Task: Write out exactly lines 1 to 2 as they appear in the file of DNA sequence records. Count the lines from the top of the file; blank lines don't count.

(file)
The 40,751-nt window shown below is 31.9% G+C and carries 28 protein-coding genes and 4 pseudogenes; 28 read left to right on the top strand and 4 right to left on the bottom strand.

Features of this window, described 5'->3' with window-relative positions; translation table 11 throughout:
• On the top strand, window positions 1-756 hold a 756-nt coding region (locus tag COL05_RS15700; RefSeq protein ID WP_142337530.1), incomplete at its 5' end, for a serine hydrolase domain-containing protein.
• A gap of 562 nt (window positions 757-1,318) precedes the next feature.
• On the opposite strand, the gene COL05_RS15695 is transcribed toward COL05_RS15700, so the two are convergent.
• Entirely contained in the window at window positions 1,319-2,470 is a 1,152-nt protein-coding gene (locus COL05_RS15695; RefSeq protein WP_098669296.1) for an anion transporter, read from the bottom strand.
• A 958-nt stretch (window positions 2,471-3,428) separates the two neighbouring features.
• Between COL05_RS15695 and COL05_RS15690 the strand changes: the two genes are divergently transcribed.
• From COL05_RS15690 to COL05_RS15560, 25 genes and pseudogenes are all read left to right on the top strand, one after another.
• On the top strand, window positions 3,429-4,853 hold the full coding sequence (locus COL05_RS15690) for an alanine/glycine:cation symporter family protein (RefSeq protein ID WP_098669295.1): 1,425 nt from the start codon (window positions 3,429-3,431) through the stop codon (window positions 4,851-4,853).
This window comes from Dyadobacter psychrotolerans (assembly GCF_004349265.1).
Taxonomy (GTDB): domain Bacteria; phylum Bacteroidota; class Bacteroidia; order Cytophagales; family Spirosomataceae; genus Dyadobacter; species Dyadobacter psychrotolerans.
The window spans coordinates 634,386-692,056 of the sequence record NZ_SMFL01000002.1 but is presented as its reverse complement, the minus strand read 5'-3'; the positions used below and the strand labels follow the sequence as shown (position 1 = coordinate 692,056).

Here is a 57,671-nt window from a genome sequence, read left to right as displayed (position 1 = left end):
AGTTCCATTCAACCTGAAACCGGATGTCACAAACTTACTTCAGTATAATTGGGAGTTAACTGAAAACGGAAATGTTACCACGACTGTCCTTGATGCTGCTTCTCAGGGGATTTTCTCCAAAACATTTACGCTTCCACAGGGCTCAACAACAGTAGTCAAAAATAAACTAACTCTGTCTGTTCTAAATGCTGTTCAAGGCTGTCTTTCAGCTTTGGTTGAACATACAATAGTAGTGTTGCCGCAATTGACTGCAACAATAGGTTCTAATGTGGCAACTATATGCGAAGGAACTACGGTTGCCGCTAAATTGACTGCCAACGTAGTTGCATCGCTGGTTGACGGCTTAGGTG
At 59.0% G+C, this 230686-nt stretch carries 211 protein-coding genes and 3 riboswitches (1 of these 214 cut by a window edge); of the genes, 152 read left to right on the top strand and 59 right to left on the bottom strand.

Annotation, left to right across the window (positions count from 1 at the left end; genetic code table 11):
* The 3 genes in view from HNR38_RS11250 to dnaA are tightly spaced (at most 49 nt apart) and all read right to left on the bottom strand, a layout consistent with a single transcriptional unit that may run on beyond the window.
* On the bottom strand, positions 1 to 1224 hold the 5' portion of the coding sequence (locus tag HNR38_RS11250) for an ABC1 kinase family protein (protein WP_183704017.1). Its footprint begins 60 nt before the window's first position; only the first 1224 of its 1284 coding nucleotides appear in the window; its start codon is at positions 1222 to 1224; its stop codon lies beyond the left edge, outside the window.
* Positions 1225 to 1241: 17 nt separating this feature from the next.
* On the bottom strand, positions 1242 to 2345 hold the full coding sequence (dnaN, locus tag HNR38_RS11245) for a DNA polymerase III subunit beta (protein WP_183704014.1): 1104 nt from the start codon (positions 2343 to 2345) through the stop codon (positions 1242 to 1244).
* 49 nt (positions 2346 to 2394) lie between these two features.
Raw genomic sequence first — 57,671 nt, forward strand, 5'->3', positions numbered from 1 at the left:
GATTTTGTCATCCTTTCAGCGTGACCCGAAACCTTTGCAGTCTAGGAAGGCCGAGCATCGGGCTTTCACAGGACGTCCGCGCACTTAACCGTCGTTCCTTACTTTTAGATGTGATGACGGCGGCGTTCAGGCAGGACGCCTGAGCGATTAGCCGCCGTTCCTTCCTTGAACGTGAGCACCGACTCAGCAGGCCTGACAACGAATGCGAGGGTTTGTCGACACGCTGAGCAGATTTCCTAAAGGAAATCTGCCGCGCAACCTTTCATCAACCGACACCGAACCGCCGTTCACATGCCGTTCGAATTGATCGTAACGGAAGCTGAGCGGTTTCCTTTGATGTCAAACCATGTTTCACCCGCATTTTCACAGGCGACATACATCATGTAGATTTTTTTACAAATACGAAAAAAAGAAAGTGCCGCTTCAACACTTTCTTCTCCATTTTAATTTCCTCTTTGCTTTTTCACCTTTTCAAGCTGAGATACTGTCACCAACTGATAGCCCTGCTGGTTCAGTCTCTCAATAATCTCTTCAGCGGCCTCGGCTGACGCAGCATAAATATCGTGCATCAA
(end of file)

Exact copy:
The 40,751-nt window shown below is 31.9% G+C and carries 28 protein-coding genes and 4 pseudogenes; 28 read left to right on the top strand and 4 right to left on the bottom strand.

Features of this window, described 5'->3' with window-relative positions; translation table 11 throughout: